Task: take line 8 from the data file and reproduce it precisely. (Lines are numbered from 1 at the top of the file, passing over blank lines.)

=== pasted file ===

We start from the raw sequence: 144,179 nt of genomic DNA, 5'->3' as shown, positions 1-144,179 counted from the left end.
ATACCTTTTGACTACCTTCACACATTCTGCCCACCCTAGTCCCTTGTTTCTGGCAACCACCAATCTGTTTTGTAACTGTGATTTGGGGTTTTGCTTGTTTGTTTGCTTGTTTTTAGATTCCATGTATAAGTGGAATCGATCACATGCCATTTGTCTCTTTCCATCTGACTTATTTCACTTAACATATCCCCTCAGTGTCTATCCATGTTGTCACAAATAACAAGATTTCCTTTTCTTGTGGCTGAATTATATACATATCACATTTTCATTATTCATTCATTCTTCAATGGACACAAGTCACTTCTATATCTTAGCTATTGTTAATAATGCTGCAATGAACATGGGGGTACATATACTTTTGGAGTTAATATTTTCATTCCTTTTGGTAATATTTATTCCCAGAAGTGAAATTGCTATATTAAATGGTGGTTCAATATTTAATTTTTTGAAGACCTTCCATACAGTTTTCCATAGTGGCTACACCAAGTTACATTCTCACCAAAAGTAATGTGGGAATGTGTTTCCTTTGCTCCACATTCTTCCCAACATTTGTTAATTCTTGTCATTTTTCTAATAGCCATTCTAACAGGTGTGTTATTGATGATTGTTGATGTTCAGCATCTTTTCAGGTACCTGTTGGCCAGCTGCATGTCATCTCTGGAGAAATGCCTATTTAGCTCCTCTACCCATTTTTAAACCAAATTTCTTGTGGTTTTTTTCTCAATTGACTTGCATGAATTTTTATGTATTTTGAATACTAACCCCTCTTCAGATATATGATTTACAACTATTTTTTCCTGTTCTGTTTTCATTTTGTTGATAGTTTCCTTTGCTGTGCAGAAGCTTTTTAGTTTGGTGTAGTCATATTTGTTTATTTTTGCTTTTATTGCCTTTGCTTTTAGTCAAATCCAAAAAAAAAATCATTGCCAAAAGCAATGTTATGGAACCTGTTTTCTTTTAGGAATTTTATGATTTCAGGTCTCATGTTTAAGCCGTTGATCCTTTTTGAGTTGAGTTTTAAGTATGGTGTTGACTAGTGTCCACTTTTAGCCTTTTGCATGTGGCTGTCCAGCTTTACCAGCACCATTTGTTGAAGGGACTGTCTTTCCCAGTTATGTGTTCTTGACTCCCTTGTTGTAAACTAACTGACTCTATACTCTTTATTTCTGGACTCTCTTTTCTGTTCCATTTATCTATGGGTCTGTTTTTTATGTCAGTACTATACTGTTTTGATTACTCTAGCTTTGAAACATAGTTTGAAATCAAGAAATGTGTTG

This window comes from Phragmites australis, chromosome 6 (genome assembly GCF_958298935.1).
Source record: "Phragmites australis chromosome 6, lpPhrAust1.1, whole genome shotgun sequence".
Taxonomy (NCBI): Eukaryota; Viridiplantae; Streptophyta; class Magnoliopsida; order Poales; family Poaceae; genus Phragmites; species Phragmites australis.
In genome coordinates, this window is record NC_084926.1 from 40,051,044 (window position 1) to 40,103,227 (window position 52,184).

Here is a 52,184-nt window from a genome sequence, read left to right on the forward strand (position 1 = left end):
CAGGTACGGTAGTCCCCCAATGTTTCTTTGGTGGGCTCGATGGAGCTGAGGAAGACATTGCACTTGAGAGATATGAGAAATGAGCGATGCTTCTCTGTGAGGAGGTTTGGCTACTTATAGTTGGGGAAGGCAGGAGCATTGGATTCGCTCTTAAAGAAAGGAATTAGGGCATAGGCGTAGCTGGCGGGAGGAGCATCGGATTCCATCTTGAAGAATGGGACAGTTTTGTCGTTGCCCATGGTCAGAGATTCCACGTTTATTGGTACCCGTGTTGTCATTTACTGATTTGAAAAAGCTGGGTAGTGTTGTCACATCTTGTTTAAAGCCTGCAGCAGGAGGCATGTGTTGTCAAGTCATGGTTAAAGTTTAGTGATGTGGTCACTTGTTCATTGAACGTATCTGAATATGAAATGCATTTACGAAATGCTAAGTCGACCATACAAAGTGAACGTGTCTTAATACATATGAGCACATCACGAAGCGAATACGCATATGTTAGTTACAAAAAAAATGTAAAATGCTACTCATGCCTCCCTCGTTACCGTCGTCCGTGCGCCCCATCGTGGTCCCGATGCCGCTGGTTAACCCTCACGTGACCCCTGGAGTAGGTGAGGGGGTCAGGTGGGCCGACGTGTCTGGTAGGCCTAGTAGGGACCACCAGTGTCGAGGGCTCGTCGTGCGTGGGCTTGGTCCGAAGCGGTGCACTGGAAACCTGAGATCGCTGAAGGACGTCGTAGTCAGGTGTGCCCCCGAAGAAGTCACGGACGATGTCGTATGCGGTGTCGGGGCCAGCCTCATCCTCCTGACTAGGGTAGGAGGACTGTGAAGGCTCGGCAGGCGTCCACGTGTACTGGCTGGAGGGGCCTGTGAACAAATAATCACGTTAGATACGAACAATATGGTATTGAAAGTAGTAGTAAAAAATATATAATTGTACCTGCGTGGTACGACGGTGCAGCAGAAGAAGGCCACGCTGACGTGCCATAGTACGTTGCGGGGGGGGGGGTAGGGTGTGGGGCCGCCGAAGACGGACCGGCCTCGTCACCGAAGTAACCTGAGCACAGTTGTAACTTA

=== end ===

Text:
CAGGTACGGTAGTCCCCCAATGTTTCTTTGGTGGGCTCGATGGAGCTGAGGAAGACATTGCACTTGAGAGATATGAGAAATGAGCGATGCTTCTCTGTGAGGAGGTTTGGCTACTTATAGTTGGGGAAGGCAGGAGCATTGGATTCGCTCTTAAAGAAAGGAATTAGGGCATAGGCGTAGCTGGCGGGAGGAGCATCGGATTCCATCTTGAAGAATGGGACAGTTTTGTCGTTGCCCATGGTCAGAGATTCCACGTTTATTGGTACCCGTGTTGTCATTTACTGATTTGAAAAAGCTGGGTAGTGTTGTCACATCTTGTTTAAAGCCTGCAGCAGGAGGCATGTGTTGTCAAGTCATGGTTAAAGTTTAGTGATGTGGTCACTTGTTCATTGAACGTATCTGAATATGAAATGCATTTACGAAATGCTAAGTCGACCATACAAAGTGAACGTGTCTTAATACATATGAGCACATCACGAAGCGAATACGCATATGTTAGTTACAAAAAAAATGTAAAATGCTACTCATGCCTCCCTCGTTACCGTCGTCCGTGCGCCCCATCGTGGTCCCGATGCCGCTGGTTAACCCTCACGTGACCCCTGGAGTAGGTGAGGGGGTCAGGTGGGCCGACGTGTCTGGTAGGCCTAGTAGGGACCACCAGTGTCGAGGGCTCGTCGTGCGTGGGCTTGGTCCGAAGCGGTGCACTGGAAACCTGAGATCGCTGAAGGACGTCGTAGTCAGGTGTGCCCCCGAAGAAGTCACGGACGATGTCGTATGCGGTGTCGGGGCCAGCCTCATCCTCCTGACTAGGGTAGGAGGACTGTGAAGGCTCGGCAGGCGTCCACGTGTACTGGCTGGAGGGGCCTGTGAACAAATAATCACGTTAGATACGAACAATATGGTATTGAAAGTAGTAGTAAAAAATATATAATTGTACCTGCGTGGTACGACGGTGCAGCAGAAGAAGGCCACGCTGACGTGCCATAGTACGTTGCGGGGGGGGGGGTAGGGTGTGGGGCCGCCGAAGACGGACCGGCCTCGTCACCGAAGTAACCTGAGCACAGTTGTAACTTA